Marvel’s Daredevil: Season 1 Episode 3 “Rabbit in a Snowstorm”

When Healy first shows up in this bowling alley, my first thought was to feel bad for him. I thought, “This poor idiot is gonna get his ass kicked.” Maybe I should have seen it coming, but I was genuinely surprised when he turned out to be Jet Li in a Ron Howard suit.

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“You got a bad attitude, friend. You considered watching the highly underrated fourth season of Arrested Development, now also available exclusively on Netflix?”

I was also pleasantly surprised to see the return of the human trafficker (there’s a string of words I don’t write often) from the first episode. Since I’m not in the habit of watching credits, I almost jumped out of my chair when he said his name – Turk Barrett. None other than Daredevil’s go-to underworld pigeon and comic relief during Frank Miller’s run (although he had a string of appearances before that featuring his inept schemes).

Turk making off with Stilt-Man's armor. Oh, Turk!

Turk making off with Stilt-Man’s armor. Oh, Turk!

Anyway, what a brutal opening fight! Goddamn. From the grisly crunch of the broken arm with the bone poking out to the face-smashing with the bowling ball, it was a terrible mess of regular, but skilled, humans doing terrible things to each other. And though Daredevil doesn’t appear in this cold open, his spectre haunts the scene through Healy’s quick line to the cops: “I want a lawyer.” Oh-HO! I wonder who that will be?

Probably not.

Probably not.

Thus opens our third episode of Marvel’s Daredevil, a show with an IP so indescribably important that they put which comics giant owns it right in the title – just in case DC tries to claim later that they made the show. After a quick and pointless(?) talk between Matt and that same priest from the quick and pointless scene from the pilot, the show moves on to more interesting characters like…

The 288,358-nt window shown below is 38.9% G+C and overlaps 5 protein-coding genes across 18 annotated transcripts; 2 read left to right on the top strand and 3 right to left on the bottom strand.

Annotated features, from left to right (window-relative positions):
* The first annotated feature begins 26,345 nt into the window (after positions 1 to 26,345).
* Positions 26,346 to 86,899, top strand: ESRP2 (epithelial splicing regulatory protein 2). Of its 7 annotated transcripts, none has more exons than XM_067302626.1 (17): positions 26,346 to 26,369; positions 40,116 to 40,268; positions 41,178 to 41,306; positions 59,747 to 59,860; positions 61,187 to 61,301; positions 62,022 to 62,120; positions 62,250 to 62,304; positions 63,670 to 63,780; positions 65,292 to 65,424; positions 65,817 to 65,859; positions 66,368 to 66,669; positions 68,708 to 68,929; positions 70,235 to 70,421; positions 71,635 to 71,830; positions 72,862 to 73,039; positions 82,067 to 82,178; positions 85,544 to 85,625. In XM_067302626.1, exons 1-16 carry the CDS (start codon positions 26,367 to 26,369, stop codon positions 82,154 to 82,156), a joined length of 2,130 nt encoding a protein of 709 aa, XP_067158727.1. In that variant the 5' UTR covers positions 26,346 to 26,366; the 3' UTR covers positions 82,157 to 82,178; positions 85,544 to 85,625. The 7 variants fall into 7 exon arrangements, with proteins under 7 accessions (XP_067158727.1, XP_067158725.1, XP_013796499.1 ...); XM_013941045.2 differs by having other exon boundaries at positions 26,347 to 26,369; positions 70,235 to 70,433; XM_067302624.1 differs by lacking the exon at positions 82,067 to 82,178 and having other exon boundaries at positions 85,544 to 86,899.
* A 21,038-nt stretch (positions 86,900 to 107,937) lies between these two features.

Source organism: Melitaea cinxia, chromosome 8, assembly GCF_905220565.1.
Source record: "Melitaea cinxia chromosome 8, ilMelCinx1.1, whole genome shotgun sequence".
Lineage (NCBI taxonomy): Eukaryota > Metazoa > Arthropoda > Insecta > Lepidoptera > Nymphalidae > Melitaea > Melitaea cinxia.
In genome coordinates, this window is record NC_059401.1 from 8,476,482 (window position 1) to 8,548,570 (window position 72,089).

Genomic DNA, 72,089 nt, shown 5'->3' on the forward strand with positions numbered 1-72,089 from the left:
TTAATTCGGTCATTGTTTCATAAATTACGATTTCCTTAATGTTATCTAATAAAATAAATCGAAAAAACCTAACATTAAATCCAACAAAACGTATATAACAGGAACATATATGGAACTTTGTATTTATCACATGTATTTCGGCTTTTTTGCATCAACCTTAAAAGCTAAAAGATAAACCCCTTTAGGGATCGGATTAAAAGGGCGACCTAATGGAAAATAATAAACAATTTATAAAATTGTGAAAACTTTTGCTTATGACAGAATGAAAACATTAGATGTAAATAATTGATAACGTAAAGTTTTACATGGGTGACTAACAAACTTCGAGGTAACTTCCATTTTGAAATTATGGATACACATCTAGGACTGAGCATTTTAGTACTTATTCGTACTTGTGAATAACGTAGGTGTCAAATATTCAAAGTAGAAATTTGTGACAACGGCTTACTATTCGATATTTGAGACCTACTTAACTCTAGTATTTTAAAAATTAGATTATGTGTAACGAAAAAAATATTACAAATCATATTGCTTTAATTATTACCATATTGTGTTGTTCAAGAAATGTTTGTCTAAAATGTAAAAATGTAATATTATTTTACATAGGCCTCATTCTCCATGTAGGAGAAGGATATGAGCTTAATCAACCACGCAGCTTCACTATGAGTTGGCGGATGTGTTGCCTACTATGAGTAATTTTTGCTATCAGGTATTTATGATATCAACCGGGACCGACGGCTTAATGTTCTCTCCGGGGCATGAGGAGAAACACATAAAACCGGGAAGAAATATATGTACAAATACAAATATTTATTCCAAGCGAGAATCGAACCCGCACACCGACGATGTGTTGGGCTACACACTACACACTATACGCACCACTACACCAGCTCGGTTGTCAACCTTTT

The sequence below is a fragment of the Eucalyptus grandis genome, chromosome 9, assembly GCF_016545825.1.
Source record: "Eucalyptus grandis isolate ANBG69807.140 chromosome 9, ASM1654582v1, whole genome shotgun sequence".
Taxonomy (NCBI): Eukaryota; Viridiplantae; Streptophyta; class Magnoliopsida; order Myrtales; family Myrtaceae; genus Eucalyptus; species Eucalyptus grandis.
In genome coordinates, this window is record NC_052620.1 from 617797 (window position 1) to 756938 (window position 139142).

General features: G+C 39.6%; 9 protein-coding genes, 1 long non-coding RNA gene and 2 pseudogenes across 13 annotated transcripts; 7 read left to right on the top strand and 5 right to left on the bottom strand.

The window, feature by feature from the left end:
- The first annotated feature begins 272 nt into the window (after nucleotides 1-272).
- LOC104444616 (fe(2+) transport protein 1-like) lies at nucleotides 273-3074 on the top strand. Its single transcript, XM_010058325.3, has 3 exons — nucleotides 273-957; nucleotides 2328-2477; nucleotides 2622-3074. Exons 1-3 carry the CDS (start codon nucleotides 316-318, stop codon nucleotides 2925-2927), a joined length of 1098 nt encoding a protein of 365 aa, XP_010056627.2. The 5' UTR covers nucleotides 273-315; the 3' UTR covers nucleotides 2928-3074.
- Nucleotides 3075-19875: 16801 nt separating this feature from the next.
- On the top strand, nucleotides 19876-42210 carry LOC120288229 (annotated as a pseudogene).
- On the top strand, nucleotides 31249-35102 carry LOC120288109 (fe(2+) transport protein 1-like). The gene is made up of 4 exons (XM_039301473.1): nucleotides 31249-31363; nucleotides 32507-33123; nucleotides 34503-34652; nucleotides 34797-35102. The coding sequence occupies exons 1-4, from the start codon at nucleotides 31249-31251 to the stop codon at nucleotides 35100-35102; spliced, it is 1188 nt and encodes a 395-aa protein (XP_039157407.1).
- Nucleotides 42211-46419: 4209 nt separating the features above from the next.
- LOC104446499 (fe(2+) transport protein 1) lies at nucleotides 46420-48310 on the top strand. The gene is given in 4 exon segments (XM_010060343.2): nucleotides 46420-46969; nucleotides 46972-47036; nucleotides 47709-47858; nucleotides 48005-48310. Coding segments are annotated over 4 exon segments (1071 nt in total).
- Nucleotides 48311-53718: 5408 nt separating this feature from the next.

…Ben Urich! This episode turns out to be a good spotlight for Miller’s supporting players. As per usual, the casting seems to have done a fantastic job. Vondie Curtis-Hall has a run-down look in his eyes that still glow with the embers of a journalist’s desire for truth. I also appreciate how modern his look is. Though Urich in the comics is not necessarily someone who couldn’t still exist, visual elements of the character – such as his oversize trench and thick, square glasses – are starting to make him look a little like an accountant hiding out in a crime noir film.

This episode also finds Karen in a spot of legal trouble, following that little slip of hers where she gave out confidential company information to a privately-owned newspaper. Although I love Karen and I appreciate that she decides to sort this out without running to the men in the show for help, I can’t say I was very engaged with this arc. It’s just not very interesting watching Karen politely argue with a corporate lawyer when we’re waiting to see a superhero use blind karate on a hit man who just used a bowling ball to crush his target’s face.

One fascinating aspect of this episode is we have the first point of contact between Fisk’s yuppie right hand and the Nelson & Murdock team, and he has never been skeevier. I mean, it’s weird enough he won’t give out Fisk’s name, but now he won’t give out his own name? Do they just take your name away when you sign up with this crime empire? Matt is as predictably frosty to the nameless yuppie’s offer as virtually any thinking person would be, and ends up tailing him by the sound of his ticking watch until he jumps in a convoy of SUVs.

"This is fine, I'll just memorize his license plate numb-FFUuuuck."

“This is fine, I’ll just memorize his license plate numbe-FUUuuuck.”

So in this way, the two cash-strapped lawyers come to their first real case, defending an obvious murderer. Foggy (who looks more and more like a child pretending at being a grown-up the more he grows out his hair) has second thoughts despite his earlier eagerness to actually make some money, but Matt wants to get his fingers into the underworld and takes the case.